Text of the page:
Fashionable novels, also called silver fork novels, were a 19th-century genre of English literature that depicted the lives of the upper class. They dominated the English literature market from the mid-1820s to the mid-1840s. They were often indiscreet, and on occasion "keys" would circulate that identified the real people on which the principal characters were based. Their emphasis on the relations of the sexes and on marital relationships presaged later development in the novel.
Theodore Hook was a major writer of fashionable novels, and Henry Colburn was a major publisher. Colburn particularly advertised them as providing insight into aristocratic life. Edward Bulwer-Lytton, Benjamin Disraeli and Catherine Gore were other very popular writers. Many were advertised as being by aristocrats, for aristocrats.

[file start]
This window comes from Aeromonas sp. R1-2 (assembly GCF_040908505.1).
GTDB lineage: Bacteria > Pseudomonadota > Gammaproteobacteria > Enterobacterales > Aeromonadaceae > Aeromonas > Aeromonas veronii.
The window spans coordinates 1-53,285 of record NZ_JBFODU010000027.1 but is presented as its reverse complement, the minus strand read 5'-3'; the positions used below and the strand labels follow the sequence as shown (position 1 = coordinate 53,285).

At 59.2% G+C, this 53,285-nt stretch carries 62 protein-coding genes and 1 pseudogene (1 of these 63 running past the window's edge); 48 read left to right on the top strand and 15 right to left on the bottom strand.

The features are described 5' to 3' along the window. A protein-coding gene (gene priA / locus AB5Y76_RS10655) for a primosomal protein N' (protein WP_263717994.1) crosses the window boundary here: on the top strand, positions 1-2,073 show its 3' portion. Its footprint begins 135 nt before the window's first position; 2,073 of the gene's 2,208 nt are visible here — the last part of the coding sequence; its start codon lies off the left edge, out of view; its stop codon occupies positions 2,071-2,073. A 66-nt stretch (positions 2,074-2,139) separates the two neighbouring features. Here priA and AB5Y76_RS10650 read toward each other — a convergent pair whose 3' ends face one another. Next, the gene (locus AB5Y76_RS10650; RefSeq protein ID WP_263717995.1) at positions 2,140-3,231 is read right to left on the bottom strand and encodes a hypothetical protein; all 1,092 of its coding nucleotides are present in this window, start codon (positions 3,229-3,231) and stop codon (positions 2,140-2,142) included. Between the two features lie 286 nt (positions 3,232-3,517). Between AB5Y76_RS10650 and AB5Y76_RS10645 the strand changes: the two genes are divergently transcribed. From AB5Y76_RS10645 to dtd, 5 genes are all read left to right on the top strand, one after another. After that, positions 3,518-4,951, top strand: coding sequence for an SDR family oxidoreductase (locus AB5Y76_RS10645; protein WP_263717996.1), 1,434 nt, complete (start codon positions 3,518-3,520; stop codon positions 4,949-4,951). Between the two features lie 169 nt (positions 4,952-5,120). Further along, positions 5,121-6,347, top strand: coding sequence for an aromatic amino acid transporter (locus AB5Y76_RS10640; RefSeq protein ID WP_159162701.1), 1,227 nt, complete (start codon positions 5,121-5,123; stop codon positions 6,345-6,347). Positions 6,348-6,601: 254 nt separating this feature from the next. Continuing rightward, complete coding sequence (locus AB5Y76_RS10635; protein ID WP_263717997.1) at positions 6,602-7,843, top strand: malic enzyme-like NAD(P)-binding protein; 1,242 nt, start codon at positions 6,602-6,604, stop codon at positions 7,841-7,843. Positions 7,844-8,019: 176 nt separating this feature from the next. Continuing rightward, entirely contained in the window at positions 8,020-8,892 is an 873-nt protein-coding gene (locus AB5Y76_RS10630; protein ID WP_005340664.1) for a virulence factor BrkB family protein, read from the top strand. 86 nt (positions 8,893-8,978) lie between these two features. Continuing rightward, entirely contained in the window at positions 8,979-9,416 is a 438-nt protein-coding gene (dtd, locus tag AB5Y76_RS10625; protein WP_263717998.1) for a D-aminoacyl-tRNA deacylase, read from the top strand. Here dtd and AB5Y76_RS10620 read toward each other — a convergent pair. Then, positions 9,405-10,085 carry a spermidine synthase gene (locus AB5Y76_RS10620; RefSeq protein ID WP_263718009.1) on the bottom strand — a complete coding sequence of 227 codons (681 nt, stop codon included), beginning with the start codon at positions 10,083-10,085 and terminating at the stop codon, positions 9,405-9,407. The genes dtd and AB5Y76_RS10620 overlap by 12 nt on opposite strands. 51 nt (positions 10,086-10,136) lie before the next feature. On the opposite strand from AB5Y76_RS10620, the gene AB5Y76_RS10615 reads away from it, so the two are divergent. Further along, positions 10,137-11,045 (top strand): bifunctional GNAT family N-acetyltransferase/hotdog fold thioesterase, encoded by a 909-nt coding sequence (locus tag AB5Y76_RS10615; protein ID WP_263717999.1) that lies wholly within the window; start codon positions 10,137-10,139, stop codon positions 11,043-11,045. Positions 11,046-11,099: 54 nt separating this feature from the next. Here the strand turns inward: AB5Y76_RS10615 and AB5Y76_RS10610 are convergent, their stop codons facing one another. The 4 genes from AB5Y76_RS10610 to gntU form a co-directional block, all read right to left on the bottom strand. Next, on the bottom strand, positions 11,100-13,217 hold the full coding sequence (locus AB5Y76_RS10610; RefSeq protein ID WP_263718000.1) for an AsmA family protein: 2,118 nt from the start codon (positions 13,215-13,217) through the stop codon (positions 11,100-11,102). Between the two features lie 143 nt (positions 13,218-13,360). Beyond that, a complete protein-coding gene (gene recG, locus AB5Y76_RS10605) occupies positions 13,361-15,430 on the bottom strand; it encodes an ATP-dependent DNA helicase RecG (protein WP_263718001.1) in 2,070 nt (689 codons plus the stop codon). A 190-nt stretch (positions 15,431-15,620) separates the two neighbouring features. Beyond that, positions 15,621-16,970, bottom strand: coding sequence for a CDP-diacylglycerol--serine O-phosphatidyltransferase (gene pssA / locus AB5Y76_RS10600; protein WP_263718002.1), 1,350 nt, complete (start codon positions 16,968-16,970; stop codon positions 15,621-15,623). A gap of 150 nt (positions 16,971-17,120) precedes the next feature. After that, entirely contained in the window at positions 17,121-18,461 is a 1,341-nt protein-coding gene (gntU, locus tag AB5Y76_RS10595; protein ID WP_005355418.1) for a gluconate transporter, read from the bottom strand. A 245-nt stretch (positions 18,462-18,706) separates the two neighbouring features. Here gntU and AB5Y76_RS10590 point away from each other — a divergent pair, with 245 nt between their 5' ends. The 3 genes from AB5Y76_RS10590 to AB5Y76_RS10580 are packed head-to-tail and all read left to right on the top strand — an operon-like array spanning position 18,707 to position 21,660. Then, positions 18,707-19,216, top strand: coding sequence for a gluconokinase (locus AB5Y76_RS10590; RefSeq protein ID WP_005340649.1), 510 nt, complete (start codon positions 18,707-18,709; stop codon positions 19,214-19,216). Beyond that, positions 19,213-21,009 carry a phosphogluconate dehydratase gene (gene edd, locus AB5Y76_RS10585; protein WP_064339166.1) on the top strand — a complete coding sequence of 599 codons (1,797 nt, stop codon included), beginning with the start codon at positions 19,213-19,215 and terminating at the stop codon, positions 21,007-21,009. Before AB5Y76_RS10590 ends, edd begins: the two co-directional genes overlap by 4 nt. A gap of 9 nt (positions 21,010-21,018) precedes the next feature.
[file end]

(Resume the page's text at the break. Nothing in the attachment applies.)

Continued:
William Hazlitt coined the term "silver fork" in an article on “The Dandy School” in 1827. He characterized them as having "under-bred tone" because while they purported to tell the lives of aristocrats, they were commonly written by the middle-class. Thomas Carlyle wrote Sartor Resartus in critique of their minute detailing of clothing, and William Makepeace Thackeray satirized them in Vanity Fair and Pendennis.
As more women wrote the genre, it became increasingly moralized.
- Richard Cronin (2002-03-08). Romantic Victorians: English Literature, 1824-1840. Palgrave MacMillan. ISBN 978-0-333-96616-7.
- The Silver Fork Novel at Victorian Web
|This literature-related article is a stub. You can help Wikipedia by expanding it.|